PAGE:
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Volume 33 , Issue 4
Showing 1-11 articles out of 11 articles from the selected issue
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INVITED REVIEW
PAPERS
  • Tetsuya Matsuda, Keikichi Hirose, Nobuaki Minematsu
    Volume 33 (2012) Issue 4 Pages 221-228
    Released: July 01, 2012
    JOURNALS FREE ACCESS
    Speech synthesis based on hidden Markov models (HMMs) processes both segmental and prosodic features of speech together in a frame-by-frame manner. One benefit of this method is that time alignment of both features is kept automatically. However, when the training data are limited, frame-by-frame representation is not appropriate for prosodic features, which tightly related to speech units spreading a wide time span, such as words, phrases and so on. This causes an inherit problem in fundamental frequency (F0) contour generation by HMM-based speech synthesis. A method is developed to modify F0 contours in the framework of generation process model (henceforth, F0 model) by referring to linguistic information of input text (word boundary and accent type). It takes F0 variances obtained through HMM-based speech synthesis into account during the process. Through a listening experiment on synthetic speech, the method is proved to generate better quality as compared to the HMM-based speech synthesis on average. Since the F0 model can clearly relate its commands and linguistic (and para-/non- linguistic) information, the method has an additional advantage; changing speech styles, and/or adding further information (such as emphasis) can be easily done through manipulating the commands.
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  • Yuzo Abe, Yuki Murakami, Masanobu Miura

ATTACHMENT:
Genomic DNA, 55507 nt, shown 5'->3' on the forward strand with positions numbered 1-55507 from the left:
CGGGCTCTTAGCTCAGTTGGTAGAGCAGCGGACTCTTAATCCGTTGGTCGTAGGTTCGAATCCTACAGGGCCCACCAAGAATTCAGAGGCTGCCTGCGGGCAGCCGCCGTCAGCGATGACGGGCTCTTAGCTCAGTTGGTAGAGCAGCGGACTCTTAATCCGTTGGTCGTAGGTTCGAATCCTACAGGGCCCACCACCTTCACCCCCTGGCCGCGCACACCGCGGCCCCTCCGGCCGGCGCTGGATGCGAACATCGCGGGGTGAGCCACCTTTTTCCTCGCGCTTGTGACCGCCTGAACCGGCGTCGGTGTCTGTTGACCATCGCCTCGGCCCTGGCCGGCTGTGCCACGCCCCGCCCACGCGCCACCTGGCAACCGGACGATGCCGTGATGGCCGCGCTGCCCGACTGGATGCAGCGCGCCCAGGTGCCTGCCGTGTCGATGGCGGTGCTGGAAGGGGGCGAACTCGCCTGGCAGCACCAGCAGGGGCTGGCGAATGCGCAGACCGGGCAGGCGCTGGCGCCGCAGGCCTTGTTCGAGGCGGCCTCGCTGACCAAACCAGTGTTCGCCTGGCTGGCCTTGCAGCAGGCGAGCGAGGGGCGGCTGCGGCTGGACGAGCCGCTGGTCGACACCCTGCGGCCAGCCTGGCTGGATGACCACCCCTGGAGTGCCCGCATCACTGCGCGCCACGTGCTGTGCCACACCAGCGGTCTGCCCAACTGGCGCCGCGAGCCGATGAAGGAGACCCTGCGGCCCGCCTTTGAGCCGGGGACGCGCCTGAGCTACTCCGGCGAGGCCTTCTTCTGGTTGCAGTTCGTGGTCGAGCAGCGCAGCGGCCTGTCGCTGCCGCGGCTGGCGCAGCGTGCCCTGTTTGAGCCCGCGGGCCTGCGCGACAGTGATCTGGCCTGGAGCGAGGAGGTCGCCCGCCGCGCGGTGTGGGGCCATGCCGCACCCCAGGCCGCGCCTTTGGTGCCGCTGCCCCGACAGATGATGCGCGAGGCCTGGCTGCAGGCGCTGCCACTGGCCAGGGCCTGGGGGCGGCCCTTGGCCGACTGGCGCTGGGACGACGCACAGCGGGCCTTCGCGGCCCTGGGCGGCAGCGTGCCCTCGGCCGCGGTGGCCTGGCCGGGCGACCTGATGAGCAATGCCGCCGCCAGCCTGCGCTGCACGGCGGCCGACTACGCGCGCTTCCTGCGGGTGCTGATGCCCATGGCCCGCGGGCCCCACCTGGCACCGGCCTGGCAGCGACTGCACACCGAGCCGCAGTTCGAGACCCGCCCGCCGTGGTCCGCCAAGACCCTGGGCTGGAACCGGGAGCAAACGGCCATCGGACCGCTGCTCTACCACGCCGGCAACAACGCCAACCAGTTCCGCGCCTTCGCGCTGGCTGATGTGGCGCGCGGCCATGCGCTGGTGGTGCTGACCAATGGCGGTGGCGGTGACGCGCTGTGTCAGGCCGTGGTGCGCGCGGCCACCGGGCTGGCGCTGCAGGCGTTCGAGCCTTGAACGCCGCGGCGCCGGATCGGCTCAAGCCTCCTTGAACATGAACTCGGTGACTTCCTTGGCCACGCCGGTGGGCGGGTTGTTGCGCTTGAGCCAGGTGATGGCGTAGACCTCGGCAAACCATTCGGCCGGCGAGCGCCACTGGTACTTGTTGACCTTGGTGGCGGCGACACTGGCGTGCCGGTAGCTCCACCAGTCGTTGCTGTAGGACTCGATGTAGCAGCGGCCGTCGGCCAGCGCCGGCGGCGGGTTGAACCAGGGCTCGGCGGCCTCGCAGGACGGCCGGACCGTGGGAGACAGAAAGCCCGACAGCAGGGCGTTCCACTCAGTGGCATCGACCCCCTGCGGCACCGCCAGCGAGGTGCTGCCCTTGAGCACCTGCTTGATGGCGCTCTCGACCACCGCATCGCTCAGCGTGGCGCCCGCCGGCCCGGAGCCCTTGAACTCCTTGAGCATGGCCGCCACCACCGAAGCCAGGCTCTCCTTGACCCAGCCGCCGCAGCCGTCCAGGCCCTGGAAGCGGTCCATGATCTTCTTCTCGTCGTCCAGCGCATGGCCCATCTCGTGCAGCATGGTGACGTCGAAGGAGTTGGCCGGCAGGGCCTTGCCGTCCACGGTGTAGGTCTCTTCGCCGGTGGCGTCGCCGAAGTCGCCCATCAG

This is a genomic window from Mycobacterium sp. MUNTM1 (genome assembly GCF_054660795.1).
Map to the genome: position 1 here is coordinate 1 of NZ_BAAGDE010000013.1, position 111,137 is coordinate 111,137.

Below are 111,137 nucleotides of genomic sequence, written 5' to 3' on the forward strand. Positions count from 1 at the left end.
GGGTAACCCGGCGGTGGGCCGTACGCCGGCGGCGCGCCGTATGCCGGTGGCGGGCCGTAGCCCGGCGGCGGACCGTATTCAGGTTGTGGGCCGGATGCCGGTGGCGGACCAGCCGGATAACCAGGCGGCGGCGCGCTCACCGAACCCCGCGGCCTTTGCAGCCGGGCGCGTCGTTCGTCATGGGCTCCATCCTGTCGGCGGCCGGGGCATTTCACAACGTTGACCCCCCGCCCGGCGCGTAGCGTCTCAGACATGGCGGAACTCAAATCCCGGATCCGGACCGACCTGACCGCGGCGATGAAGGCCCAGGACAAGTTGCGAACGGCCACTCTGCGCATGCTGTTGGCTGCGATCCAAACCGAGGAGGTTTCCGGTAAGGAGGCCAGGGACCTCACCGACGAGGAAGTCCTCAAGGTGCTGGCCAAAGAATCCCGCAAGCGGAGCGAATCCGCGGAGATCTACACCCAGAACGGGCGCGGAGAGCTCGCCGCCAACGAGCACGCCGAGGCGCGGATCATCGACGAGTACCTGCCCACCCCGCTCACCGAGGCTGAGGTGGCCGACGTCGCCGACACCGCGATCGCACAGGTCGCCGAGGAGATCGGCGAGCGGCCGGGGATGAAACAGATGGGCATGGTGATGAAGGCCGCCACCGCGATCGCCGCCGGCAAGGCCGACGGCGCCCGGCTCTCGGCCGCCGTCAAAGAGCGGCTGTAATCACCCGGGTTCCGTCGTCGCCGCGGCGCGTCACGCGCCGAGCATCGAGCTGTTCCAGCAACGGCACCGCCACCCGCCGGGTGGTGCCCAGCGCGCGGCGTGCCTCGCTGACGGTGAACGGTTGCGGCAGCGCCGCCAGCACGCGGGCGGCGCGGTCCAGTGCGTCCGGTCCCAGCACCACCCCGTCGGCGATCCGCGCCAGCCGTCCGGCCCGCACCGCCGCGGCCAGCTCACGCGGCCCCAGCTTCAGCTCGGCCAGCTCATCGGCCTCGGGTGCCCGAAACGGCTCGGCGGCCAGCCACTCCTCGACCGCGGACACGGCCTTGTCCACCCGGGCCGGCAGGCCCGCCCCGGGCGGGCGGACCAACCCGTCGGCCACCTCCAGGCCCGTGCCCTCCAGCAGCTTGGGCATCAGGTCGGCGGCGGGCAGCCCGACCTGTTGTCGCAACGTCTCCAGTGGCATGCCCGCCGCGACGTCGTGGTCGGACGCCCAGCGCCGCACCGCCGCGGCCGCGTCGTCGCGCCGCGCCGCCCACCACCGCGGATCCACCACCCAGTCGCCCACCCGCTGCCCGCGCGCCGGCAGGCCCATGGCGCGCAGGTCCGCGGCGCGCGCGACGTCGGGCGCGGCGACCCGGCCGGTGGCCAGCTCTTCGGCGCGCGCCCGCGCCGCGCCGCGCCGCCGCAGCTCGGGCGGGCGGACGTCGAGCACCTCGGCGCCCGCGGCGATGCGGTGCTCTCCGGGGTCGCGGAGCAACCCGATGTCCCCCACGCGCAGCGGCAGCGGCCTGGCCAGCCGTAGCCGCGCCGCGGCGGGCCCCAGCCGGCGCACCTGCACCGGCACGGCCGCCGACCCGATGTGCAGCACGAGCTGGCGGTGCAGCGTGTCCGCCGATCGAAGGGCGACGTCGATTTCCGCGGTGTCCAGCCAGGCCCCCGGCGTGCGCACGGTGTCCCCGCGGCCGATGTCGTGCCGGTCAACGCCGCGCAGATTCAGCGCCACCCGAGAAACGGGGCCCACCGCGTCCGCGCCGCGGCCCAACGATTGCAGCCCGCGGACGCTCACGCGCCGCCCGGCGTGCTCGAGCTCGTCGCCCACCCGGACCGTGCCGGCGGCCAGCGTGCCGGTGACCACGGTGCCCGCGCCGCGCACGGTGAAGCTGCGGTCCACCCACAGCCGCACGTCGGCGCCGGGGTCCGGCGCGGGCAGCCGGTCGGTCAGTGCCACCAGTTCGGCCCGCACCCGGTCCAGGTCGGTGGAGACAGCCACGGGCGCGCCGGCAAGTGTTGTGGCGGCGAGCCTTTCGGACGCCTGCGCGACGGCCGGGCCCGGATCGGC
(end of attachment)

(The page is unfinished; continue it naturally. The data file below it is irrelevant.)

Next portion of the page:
Volume 33 (2012) Issue 4 Pages 229-238
    Released: July 01, 2012
    JOURNALS FREE ACCESS
    In popular music, the drums and bass guitar create the rhythm. In 2008, we developed a drum pattern database including thousands of music excerpts to investigate the role of drums. However, no studies have been reported on using a large number of samples to investigate the role of the bass guitar in popular music. Moreover, it has been difficult to generate appropriate phrases on automatic-arrangement systems. We propose a method that we have developed for identifying the bass part using Musical Instrument Digital Interface (MIDI) excerpts. In the method, each one-bar length is identified as either a bass guitar part or not, and if it is, it is appropriately named a ``bass guitar pattern.'' The basic information of the bass guitar pattern, such as onset, interval, and dynamics profiles, was extracted from it and a database comprising these profiles was constructed in order to extract common features among patterns. We use principal component analysis (PCA) to introduce several automatic-arrangement parameters, including those in the proposed database, and call these parameters ``eigenphrases of the bass guitar.'' We propose a method of arranging the bass guitar part to generate an appropriate pattern as a musical phrase by multiplying each of the principal component vectors from the eigenphrase of the bass guitar with relative weights. The method is confirmed to be effective as a means of generating bass guitar parts in a natural rather than an artificial way.